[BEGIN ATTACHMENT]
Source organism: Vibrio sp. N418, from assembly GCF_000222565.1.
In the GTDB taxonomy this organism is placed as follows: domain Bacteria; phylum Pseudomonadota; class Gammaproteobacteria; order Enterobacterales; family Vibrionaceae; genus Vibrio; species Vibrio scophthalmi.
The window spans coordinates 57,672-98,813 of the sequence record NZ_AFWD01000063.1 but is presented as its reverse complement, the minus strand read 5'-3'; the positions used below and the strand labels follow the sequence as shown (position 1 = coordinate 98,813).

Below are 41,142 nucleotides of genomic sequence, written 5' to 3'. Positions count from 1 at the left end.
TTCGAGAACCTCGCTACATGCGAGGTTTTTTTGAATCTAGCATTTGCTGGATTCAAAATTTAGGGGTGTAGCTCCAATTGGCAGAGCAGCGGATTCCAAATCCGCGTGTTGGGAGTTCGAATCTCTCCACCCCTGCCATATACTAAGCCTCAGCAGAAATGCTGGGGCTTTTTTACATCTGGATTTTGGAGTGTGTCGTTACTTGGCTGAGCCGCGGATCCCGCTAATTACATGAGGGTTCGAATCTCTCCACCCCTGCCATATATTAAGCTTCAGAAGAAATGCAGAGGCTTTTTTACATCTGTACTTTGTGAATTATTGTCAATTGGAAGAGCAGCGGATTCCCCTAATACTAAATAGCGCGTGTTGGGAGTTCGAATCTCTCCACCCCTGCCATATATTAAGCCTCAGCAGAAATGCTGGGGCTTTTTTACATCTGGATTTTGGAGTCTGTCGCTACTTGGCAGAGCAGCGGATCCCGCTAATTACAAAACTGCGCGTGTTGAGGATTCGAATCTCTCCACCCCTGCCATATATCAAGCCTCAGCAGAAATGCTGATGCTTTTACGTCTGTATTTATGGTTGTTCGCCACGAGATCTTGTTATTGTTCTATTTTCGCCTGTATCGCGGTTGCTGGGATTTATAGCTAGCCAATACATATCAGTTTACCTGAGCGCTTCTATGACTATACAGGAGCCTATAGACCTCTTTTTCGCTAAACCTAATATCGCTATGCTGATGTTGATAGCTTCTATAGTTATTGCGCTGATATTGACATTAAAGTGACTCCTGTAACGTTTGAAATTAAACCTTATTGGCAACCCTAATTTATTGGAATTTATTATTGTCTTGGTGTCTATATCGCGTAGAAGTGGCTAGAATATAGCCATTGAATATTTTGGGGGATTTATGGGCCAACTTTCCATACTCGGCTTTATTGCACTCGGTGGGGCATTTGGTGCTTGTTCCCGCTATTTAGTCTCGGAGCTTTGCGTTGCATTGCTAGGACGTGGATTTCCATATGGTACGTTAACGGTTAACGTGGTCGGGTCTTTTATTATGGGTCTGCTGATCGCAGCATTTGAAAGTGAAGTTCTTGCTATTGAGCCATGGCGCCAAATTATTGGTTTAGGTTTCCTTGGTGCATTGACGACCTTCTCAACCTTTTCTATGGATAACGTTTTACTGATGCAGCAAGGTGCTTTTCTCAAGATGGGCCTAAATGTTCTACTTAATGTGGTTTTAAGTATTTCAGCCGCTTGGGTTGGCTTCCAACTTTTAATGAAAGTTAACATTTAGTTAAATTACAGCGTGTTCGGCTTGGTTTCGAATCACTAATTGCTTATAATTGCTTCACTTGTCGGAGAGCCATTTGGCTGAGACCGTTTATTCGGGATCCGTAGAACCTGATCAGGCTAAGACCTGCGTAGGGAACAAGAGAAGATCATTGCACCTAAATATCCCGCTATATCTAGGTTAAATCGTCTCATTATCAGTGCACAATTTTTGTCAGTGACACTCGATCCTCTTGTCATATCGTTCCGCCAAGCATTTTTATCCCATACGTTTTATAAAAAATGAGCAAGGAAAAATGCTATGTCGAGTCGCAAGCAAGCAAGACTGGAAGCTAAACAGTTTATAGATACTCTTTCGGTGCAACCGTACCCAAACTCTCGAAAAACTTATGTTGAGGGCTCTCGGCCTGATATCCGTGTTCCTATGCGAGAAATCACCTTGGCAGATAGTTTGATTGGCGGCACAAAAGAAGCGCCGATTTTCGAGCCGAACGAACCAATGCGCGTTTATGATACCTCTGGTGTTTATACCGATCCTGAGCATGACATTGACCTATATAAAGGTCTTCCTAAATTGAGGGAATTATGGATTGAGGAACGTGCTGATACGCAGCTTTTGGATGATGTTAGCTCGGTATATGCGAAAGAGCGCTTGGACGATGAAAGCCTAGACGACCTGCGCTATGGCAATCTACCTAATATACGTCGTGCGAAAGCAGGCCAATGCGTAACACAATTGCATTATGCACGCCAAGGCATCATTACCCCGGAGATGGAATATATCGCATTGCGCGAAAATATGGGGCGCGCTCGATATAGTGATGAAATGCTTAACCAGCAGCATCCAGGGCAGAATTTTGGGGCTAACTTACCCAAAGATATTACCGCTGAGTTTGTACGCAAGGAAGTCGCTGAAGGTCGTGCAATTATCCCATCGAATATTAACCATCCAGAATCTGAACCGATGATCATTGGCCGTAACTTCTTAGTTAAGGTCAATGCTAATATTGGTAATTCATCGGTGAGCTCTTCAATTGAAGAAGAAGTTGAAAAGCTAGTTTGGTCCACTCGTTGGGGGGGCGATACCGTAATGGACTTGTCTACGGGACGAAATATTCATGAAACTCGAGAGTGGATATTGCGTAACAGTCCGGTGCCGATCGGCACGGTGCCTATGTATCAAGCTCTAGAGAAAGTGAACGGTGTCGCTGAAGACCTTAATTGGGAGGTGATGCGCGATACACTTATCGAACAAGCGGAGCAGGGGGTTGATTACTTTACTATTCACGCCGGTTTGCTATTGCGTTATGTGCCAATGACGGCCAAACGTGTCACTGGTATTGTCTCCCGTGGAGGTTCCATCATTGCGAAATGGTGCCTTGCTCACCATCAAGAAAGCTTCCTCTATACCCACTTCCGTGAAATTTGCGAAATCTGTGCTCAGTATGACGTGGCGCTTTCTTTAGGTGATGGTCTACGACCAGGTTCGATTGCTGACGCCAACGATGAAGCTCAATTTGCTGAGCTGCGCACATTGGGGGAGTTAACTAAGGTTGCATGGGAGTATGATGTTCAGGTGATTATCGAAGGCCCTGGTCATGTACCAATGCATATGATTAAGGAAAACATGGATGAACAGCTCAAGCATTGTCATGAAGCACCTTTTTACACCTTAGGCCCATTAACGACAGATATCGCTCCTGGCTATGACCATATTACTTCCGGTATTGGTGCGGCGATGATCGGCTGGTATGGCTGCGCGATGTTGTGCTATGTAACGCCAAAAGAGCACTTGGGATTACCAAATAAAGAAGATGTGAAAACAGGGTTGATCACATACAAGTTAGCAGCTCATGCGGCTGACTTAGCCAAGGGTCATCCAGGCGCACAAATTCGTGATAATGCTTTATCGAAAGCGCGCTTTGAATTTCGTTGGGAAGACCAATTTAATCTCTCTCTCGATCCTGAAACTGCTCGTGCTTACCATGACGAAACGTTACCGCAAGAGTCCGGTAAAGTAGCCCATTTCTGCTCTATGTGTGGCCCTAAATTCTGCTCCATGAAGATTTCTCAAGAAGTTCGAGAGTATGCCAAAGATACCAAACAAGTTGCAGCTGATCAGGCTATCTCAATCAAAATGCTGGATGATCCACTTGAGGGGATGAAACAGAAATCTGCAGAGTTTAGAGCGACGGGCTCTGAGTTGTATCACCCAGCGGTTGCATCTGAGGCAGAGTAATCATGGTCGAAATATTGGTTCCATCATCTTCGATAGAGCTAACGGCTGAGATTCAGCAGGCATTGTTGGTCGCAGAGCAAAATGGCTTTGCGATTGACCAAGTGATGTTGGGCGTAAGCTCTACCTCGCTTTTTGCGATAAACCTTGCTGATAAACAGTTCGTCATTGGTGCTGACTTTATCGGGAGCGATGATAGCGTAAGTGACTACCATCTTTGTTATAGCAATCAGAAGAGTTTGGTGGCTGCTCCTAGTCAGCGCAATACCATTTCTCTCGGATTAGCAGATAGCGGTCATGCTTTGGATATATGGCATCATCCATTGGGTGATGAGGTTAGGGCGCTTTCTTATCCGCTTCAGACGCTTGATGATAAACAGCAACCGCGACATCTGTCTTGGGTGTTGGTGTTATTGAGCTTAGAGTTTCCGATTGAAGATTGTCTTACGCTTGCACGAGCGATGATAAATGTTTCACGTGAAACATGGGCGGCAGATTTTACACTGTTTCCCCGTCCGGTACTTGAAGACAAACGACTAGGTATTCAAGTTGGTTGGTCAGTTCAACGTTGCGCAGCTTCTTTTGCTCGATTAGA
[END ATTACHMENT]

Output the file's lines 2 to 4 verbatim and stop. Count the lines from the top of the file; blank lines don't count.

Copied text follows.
In the GTDB taxonomy this organism is placed as follows: domain Bacteria; phylum Pseudomonadota; class Gammaproteobacteria; order Enterobacterales; family Vibrionaceae; genus Vibrio; species Vibrio scophthalmi.
The window spans coordinates 57,672-98,813 of the sequence record NZ_AFWD01000063.1 but is presented as its reverse complement, the minus strand read 5'-3'; the positions used below and the strand labels follow the sequence as shown (position 1 = coordinate 98,813).

Below are 41,142 nucleotides of genomic sequence, written 5' to 3'. Positions count from 1 at the left end.